We Must Address Healthcare Inequity

The pandemic was a mask-off moment for our country. It laid bare a system of inequity that previously escaped significant media coverage, let alone public attention. Suddenly, the plight of service workers, mostly Black and Brown citizens, was on full display. Additionally, the virus moved through our communities in different ways. Access to quality healthcare became vastly important overnight while government loan programs stiffed minority businesses. These problems have all existed for decades, but the pandemic revealed them to our large, mostly apathetic populous.

Another such disparity is vaccine rates among Black and Brown communities. As of April 4, Black people were significantly less likely to have received at least one COVID-19 vaccine dose. In the 47 states that report such figures, only 57% of Black residents have been (at least partially) inoculated against the virus. In comparison, 85% of Asian, 65% of Hispanic, and 63% of white people have received the same. Despite targeted community outreach and aggressive ad campaigns, the Black community still lags all others in terms of vaccination. Given the recent reporting that 100 million Americans could be infected this fall and winter, this inequity deserves our attention.

This isn’t the only medical inequity the Black community experiences. According to recent studies, Black children are three times more likely to die following surgery.

A study published in the journal Pediatrics looked at 172,549 child surgery recipients and found Black children were 3.4 times more likely to die within a month of surgery than their white counterparts. Similarly, Black children were 1.2 times as likely to develop postoperative complications. Researchers have known about these disparities for years. We didn’t know, however, just how significant they were.

Other studies have found people of color often receive a lower standard of care than white Americans. This is the result of systemic underinvestment in minority communities. Hospitals there simply don’t have access to the same level of resources as others. The situation grows more dire every day. We don’t have the means the aggregate hospital data, meaning disparities like these slip through the cracks too often. When groups undergo a large, national study, of course they’ll find disparities. But outside of that infrequent attention, Black families aren’t a priority in healthcare.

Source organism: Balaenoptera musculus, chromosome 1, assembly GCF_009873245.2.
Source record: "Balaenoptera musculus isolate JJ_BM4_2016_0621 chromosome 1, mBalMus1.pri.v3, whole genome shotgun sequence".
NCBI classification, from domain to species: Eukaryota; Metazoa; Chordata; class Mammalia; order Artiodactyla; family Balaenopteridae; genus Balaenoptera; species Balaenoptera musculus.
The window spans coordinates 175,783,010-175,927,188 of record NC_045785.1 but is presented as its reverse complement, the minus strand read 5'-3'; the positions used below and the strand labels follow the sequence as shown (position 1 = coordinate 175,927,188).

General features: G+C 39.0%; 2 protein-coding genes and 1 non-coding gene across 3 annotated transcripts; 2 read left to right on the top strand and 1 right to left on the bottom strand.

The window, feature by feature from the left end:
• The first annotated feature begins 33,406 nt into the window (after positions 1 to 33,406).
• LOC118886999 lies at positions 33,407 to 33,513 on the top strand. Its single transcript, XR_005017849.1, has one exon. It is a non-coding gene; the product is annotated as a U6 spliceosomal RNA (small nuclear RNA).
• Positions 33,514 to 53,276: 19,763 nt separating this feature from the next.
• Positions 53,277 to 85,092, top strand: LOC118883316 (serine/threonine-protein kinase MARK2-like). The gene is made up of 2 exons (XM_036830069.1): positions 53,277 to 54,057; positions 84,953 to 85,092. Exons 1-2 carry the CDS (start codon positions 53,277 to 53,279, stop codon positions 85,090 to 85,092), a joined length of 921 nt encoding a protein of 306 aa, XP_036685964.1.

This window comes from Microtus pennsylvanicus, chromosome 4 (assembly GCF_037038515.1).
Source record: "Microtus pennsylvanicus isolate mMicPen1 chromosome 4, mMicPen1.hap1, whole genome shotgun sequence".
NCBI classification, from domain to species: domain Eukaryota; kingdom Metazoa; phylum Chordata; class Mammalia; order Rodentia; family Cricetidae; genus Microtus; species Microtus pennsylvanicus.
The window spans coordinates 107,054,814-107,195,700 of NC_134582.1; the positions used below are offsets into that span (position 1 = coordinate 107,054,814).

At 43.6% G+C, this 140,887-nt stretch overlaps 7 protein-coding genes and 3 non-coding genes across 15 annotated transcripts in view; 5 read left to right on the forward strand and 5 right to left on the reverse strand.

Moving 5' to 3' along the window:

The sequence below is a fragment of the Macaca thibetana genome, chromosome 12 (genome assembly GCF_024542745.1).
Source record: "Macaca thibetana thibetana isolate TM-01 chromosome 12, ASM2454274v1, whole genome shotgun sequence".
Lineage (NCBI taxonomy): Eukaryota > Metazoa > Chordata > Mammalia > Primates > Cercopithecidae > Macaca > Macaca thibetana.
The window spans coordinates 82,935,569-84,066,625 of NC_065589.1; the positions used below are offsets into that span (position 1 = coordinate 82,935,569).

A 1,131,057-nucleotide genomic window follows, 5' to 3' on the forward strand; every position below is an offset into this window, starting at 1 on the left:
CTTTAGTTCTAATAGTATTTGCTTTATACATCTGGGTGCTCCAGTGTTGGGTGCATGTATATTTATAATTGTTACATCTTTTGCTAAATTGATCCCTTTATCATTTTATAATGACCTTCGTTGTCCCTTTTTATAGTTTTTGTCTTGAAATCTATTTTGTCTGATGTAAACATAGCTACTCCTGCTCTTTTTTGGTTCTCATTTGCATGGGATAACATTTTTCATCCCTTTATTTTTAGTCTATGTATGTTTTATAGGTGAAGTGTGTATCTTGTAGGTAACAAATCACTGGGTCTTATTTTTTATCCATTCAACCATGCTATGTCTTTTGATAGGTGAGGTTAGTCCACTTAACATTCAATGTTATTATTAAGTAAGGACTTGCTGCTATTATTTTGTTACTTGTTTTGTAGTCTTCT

This investigation certainly hasn’t helped with the Black community’s general distrust of medical figures. Who can blame them? In the early 1900s, the Tuskegee Study exposed Black men and women to untreated syphilis, ravaging generations of participants and their offspring. In the late 1900s, the Black community came to carry the burden of the HIV/AIDS epidemic. And now, beginning in 2020, the COVID-19 pandemic especially impacted Black and Brown neighborhoods.

Black children’s higher likelihood to die or experience post-surgery complications won’t help the medical community address its legacy of racism, inequity, and neglect. This history, however, is real to millions of people of color every day. To ignore this when we discuss vaccination rates or healthcare standards is shameful and dishonest. It’s the medical community’s job to rebuild trust as we continue to face the legacies of systemic inequity.

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